Democratic presidential candidate Martin O'Malley rolls up his sleeves as he speaks at the West Des Moines Public Library in West Des Moines, Iowa on Saturday. (AP Photo/Andrew Harnik)

Could Martin O’Malley be the odd man out at next week’s Democratic debate in South Carolina?

Newly released criteria from NBC News, which is hosting the debate, suggests he’s right on the cusp of the required polling numbers to participate in the Jan. 17 gathering in Charleston, South Carolina—but the Democratic National Committee said it expects all three candidates to appear on stage.

NBC’s requirements say that in order to appear in the debate, a candidate must average at least 5 percent in the five most recent polls either nationally or in Iowa, New Hampshire, or South Carolina.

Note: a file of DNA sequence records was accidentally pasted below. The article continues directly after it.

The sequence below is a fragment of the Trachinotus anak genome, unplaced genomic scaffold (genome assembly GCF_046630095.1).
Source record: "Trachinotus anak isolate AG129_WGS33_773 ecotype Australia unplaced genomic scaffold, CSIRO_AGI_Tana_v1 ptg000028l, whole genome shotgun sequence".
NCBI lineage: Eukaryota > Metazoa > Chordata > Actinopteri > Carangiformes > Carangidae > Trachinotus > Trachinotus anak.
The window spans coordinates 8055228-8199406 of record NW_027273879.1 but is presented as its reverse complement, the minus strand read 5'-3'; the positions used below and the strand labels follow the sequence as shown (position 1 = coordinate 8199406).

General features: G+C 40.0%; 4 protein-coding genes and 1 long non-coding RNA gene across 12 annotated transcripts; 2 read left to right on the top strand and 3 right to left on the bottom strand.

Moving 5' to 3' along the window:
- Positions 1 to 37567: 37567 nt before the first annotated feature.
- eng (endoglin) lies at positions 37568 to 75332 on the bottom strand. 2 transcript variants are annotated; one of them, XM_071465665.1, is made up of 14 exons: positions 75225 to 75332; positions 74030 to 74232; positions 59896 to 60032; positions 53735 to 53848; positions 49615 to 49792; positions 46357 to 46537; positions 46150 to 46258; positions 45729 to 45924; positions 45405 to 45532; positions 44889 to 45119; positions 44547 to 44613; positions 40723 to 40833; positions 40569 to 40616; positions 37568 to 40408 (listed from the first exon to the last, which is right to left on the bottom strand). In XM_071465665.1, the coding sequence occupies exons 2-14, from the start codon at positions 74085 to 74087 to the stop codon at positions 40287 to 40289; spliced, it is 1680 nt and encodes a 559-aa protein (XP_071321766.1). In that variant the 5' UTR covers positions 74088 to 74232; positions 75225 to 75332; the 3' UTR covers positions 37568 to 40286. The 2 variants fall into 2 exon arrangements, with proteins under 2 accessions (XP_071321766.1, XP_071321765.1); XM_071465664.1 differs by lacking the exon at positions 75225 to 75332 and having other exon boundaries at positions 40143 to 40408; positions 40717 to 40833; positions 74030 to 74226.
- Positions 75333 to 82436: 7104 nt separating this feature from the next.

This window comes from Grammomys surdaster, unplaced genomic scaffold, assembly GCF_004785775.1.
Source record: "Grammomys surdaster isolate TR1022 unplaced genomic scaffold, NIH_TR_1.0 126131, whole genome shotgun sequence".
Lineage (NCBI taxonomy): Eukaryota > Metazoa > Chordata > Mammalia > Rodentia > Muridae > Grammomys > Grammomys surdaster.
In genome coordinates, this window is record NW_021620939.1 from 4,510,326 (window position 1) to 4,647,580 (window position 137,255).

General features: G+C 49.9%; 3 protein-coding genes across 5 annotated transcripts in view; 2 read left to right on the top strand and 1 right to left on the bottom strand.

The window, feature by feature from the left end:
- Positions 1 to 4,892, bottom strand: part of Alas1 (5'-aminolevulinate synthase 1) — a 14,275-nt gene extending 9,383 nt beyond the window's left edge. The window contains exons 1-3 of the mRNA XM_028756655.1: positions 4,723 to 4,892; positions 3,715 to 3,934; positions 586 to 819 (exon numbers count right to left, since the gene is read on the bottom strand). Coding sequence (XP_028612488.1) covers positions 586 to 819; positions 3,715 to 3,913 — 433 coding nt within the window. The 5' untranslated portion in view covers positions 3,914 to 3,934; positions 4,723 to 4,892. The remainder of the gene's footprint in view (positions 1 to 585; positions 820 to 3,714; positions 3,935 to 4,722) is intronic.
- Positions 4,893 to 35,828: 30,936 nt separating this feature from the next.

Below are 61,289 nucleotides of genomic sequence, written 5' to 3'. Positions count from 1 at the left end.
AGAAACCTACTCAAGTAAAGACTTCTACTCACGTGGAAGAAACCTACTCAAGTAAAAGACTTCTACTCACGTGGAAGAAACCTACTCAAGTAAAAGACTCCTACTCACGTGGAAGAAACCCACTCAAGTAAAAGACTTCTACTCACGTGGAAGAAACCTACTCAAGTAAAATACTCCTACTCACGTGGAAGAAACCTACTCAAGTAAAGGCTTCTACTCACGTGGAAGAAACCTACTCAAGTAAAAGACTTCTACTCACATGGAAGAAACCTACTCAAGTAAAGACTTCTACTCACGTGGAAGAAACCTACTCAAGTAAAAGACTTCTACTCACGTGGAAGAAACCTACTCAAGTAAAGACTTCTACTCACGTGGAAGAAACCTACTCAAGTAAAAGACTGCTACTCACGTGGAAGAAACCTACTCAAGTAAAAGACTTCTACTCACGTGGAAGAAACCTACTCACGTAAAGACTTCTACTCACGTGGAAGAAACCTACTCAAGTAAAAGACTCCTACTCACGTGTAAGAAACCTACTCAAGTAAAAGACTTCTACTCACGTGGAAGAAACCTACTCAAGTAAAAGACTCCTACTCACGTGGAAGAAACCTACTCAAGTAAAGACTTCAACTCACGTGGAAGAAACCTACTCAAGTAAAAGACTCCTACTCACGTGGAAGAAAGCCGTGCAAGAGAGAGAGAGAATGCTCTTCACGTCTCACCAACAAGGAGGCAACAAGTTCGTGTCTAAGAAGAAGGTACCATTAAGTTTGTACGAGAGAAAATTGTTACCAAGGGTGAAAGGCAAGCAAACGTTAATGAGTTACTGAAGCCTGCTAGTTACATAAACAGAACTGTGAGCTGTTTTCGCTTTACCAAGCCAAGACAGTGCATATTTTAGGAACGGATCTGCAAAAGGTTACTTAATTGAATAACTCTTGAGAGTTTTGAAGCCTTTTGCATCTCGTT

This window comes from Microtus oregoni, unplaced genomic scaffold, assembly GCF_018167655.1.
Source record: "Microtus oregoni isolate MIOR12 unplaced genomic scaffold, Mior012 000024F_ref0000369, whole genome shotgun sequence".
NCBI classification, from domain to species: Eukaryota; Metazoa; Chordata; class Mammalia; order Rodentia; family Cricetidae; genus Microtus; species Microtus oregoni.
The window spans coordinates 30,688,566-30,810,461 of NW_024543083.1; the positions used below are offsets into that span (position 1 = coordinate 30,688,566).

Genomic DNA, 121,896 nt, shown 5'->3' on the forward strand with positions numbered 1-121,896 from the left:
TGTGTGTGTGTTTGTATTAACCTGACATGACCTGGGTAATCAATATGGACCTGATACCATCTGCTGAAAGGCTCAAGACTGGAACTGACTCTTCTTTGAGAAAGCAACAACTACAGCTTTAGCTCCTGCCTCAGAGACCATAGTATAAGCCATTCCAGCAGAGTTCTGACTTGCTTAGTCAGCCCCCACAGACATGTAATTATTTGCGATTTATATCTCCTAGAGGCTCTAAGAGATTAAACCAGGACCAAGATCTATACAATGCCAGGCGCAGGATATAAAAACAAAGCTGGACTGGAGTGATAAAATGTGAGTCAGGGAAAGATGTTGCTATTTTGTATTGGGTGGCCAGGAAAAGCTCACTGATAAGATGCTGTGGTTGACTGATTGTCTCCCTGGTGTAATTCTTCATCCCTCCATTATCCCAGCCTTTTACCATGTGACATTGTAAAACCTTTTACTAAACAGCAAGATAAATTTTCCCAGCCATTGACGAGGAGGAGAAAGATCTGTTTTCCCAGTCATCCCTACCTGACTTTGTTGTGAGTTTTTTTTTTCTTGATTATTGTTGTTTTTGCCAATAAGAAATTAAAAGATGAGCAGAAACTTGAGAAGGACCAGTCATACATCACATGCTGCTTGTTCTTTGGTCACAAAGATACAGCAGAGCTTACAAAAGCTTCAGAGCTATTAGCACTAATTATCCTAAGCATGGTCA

Based on current polling, O’Malley would only barely make the cut. His numbers in recent polls are well below 5 percent nationally, as well as in New Hampshire and South Carolina.

In Iowa, where the former Maryland governor’s campaign has focused the majority of its resources, he’s right on the edge: The five most recent polls that meet NBC’s standards have O’Malley at an average of exactly 5 percent. If his support dropped between now and debate day, that could jeopardize his position on stage depending on how willing NBC is to round up.

O’Malley’s campaign did not immediately respond to a request for comment, but the DNC indicated that O’Malley, along with leading Democrats Hillary Clinton and Bernie Sanders, would be included in the debate. “We expect all three of our major candidates on stage next Sunday in South Carolina,” DNC communications director Luis Miranda told National Journal.

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